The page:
Windows that have been marked as Sticky or StickyAcrossDesks or StickyAcrossPages will have stipples drawn on the titlebar. This can be negated with the !StickyStippledTitle style. The style StickyStippledTitle puts back the stipples where that window has also been marked as Sticky. Note that this is the default style for Sticky windows. Sticky icons will have stipples drawn on the icon title. This can be disabled in the same way with the !StickyStippledIconTitle style.
Windows with the StartIconic style are shown as icons initially. Note that some applications counteract that by deiconifying themselves. The default is to not iconify windows and can be set with the StartNormal style.
FixedPosition and FixedUSPosition make fvwm ignore attempts of the user to move the window. It is still possible to move the window by resizing it. To allow the user to move windows, use the VariablePosition or VariableUSPosition style.
FixedPPosition and FixedPSize make fvwm ignore attempts of the program to move or resize its windows. To allow this kind of actions, use the VariablePPosition or VariablePSize style. These styles may sometimes affect the initial placement and dimensions of new windows (depending on the application). If windows are created at strange places, try either the VariablePPosition or NoPPosition styles. The FixedPSize style may screw up window dimensions for some applications. Do Not use this style in this case.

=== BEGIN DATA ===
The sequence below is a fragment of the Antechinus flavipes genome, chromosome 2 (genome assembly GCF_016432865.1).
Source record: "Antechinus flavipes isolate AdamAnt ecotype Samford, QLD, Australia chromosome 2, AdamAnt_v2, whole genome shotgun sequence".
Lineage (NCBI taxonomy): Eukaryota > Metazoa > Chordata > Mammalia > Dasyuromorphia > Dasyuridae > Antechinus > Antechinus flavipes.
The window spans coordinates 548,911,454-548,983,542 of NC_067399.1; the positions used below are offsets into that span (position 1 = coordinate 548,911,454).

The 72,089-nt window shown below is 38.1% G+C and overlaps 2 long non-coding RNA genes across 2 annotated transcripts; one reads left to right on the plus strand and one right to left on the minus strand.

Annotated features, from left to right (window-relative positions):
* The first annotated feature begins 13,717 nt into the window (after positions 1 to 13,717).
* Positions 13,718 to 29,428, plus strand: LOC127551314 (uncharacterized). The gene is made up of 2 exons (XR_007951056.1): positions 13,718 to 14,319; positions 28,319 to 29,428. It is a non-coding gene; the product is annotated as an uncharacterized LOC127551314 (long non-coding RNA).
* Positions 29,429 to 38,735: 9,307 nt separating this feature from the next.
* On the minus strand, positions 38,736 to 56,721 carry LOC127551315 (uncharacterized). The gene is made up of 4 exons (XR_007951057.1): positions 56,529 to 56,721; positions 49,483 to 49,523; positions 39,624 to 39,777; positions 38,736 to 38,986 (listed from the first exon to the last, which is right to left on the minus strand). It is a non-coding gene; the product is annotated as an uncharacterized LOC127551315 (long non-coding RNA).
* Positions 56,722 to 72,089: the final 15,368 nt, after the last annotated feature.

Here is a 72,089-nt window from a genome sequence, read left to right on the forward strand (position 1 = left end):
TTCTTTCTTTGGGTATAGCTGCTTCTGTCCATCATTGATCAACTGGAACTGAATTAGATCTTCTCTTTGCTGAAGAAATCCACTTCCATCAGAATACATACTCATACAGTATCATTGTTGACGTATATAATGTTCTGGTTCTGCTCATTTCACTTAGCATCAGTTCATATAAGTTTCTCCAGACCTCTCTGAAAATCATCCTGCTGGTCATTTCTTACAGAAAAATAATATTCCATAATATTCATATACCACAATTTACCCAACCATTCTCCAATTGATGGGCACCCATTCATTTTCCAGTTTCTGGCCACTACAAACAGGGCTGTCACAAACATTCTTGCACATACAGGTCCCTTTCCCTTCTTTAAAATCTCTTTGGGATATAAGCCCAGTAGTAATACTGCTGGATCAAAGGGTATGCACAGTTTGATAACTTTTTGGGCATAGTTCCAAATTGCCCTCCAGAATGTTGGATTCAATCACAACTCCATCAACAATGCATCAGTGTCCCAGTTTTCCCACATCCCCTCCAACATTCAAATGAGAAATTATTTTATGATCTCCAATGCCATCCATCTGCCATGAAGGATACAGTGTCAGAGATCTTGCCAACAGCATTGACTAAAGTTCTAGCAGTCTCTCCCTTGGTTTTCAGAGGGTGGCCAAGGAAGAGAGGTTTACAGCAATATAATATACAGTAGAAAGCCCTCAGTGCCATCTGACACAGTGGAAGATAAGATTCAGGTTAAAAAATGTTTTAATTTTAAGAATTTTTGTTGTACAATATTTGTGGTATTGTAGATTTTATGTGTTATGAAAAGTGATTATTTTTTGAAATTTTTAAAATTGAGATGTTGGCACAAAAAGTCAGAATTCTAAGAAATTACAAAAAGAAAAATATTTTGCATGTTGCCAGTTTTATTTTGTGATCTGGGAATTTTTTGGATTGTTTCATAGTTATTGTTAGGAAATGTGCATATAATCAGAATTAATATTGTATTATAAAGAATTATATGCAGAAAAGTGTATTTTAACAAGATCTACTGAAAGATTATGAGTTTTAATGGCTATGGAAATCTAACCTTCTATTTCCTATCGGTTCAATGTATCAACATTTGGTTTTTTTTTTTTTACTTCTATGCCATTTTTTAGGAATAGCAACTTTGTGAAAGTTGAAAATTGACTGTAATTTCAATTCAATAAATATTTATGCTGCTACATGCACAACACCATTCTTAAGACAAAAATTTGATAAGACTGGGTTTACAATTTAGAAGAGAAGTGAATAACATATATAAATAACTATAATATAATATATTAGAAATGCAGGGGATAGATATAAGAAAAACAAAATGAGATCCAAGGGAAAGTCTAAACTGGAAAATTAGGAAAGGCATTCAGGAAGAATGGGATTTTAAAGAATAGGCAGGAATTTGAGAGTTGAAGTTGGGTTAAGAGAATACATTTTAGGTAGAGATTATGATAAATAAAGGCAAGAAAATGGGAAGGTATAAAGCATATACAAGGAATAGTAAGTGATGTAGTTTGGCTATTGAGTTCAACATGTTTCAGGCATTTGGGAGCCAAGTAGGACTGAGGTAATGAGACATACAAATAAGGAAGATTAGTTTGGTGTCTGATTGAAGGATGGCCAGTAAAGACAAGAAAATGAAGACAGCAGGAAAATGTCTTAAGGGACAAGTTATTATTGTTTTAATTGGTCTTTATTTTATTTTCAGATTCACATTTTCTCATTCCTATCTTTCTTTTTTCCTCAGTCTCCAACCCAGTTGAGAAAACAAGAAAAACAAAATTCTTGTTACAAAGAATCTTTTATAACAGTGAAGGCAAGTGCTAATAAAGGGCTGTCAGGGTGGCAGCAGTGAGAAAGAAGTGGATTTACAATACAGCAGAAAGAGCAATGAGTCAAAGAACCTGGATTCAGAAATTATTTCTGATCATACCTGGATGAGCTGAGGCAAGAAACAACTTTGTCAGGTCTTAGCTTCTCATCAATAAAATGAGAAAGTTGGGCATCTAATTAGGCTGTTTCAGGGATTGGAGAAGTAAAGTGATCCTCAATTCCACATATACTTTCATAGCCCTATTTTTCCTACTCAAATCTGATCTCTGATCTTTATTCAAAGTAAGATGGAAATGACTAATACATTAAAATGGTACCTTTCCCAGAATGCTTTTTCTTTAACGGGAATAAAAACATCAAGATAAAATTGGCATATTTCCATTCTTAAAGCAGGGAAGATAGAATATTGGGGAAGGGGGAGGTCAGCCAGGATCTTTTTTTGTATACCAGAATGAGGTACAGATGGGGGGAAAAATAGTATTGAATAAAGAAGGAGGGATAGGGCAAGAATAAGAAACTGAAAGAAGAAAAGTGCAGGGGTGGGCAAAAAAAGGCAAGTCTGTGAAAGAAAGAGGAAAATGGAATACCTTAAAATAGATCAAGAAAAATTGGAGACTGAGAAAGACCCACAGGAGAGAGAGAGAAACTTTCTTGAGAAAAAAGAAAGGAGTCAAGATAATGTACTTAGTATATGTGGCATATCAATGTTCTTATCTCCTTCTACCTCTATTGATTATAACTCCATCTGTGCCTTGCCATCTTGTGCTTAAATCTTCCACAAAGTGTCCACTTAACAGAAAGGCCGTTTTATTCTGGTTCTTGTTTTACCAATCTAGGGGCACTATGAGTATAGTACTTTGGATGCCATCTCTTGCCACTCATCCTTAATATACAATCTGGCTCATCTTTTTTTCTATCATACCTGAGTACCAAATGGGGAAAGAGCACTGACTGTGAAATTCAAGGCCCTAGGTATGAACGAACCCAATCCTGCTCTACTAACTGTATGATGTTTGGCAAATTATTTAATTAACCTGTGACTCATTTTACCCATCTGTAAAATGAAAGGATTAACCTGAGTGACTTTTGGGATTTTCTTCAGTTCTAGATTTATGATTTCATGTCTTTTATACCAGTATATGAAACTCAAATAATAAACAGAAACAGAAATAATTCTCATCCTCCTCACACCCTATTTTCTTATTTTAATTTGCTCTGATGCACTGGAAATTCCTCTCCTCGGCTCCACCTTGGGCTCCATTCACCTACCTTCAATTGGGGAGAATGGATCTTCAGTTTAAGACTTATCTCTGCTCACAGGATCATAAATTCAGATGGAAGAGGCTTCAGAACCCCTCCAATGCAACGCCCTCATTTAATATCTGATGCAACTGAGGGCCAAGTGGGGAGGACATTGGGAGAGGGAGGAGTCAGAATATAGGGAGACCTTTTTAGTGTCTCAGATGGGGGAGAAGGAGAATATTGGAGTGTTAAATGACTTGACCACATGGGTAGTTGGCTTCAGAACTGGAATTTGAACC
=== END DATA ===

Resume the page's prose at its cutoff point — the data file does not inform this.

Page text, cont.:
MoveByProgramMethod affects how fvwm reacts to requests by the application to move its windows. By default, fvwm tries to detect which method to use, but it sometimes detects the wrong method. You may come across a window that travels across the screen by a few pixels when the application resizes it, moves to a screen border with the frame decorations off screen, that remembers its position for the next time it starts but appears in a slighly shifted position, or that attepmts to become full screen but has the. Try out both options, UseGravity and IgnoreGravity on the window (and that window only) and see if that helps. By default, fvwm uses the AutoDetect method. Once the method was detected, it is never changed again. As long as fvwm can not detect the proper method, it uses IgnoreGravity. To force fvwm to retry the detection, use one of the other two options first and then use AutoDetect again.
Note: This option was introduced to alleviate a problem with the ICCCM specification. The ICCCM clearly states that the UseGravity option should be used, but traditionally applications ignored this rule.
Iconifiable enables the function Iconify to be performed on the windows. This is on by default. The opposite, !Iconifiable, inhibits the window from being iconified.
Maximizable enables the function Maximize to be performed on the windows. This is on by default. The opposite, !Maximizable, inhibits the window from being maximized.